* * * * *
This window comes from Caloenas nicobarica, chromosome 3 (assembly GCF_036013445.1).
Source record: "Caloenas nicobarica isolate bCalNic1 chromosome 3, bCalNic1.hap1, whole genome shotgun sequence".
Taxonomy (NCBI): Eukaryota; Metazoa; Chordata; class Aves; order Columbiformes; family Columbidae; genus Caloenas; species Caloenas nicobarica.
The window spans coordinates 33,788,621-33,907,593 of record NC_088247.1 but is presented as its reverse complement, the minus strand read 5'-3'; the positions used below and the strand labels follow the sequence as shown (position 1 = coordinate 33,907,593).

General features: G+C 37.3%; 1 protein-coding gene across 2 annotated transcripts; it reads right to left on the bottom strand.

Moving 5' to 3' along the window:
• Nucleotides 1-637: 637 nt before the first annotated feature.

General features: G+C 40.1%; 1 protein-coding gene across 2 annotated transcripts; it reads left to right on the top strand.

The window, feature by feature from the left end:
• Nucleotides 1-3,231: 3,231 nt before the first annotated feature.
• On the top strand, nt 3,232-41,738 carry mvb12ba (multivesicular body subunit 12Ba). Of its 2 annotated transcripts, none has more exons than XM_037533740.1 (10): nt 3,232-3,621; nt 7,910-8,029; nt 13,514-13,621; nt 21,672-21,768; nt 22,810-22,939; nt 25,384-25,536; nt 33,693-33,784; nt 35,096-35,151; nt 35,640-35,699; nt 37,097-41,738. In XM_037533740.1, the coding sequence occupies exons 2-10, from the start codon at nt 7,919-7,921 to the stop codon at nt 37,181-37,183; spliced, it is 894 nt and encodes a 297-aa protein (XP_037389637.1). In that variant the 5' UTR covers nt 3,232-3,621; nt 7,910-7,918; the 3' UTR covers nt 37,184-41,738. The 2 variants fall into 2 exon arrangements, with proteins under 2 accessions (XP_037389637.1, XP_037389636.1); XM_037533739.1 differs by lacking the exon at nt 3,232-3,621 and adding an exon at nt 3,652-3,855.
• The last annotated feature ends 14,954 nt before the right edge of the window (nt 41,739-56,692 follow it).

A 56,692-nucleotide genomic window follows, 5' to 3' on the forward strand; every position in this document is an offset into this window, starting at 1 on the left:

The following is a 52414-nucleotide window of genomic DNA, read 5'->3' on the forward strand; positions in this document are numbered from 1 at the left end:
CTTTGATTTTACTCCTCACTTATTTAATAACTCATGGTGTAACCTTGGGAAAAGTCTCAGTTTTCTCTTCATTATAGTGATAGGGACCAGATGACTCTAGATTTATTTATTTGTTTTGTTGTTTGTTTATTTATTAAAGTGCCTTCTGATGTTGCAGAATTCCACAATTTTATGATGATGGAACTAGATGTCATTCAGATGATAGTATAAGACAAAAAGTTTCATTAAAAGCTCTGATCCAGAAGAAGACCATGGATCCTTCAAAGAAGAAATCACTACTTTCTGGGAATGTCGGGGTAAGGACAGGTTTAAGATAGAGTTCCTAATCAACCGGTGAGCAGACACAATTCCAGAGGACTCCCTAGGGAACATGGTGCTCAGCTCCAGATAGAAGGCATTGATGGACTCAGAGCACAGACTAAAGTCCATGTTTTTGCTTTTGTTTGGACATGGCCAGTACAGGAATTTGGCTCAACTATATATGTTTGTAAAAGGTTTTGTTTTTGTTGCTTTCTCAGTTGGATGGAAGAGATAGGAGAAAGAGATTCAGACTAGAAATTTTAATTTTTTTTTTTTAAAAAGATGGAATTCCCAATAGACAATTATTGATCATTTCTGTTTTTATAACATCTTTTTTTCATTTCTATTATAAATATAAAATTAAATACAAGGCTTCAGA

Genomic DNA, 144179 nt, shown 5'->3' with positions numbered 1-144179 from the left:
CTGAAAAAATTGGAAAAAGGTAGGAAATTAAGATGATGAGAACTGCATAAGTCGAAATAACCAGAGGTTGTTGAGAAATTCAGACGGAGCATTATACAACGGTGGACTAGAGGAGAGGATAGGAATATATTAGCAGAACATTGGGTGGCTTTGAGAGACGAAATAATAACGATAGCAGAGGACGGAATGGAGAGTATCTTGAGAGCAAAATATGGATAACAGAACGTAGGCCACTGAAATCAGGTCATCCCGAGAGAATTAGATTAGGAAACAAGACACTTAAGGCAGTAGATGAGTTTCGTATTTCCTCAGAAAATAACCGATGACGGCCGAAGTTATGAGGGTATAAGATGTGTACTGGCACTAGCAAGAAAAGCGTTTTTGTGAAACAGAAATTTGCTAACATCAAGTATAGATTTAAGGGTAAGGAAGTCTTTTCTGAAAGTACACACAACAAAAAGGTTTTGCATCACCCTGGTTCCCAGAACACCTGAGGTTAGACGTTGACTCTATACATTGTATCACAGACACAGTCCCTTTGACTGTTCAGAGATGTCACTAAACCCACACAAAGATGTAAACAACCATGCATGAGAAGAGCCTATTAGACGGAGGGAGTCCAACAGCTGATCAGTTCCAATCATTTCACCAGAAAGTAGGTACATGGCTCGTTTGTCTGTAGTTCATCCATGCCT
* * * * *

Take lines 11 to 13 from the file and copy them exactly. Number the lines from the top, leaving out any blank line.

• On the top strand, nt 3,232-41,738 carry mvb12ba (multivesicular body subunit 12Ba). Of its 2 annotated transcripts, none has more exons than XM_037533740.1 (10): nt 3,232-3,621; nt 7,910-8,029; nt 13,514-13,621; nt 21,672-21,768; nt 22,810-22,939; nt 25,384-25,536; nt 33,693-33,784; nt 35,096-35,151; nt 35,640-35,699; nt 37,097-41,738. In XM_037533740.1, the coding sequence occupies exons 2-10, from the start codon at nt 7,919-7,921 to the stop codon at nt 37,181-37,183; spliced, it is 894 nt and encodes a 297-aa protein (XP_037389637.1). In that variant the 5' UTR covers nt 3,232-3,621; nt 7,910-7,918; the 3' UTR covers nt 37,184-41,738. The 2 variants fall into 2 exon arrangements, with proteins under 2 accessions (XP_037389637.1, XP_037389636.1); XM_037533739.1 differs by lacking the exon at nt 3,232-3,621 and adding an exon at nt 3,652-3,855.
• The last annotated feature ends 14,954 nt before the right edge of the window (nt 41,739-56,692 follow it).

A 56,692-nucleotide genomic window follows, 5' to 3' on the forward strand; every position in this document is an offset into this window, starting at 1 on the left: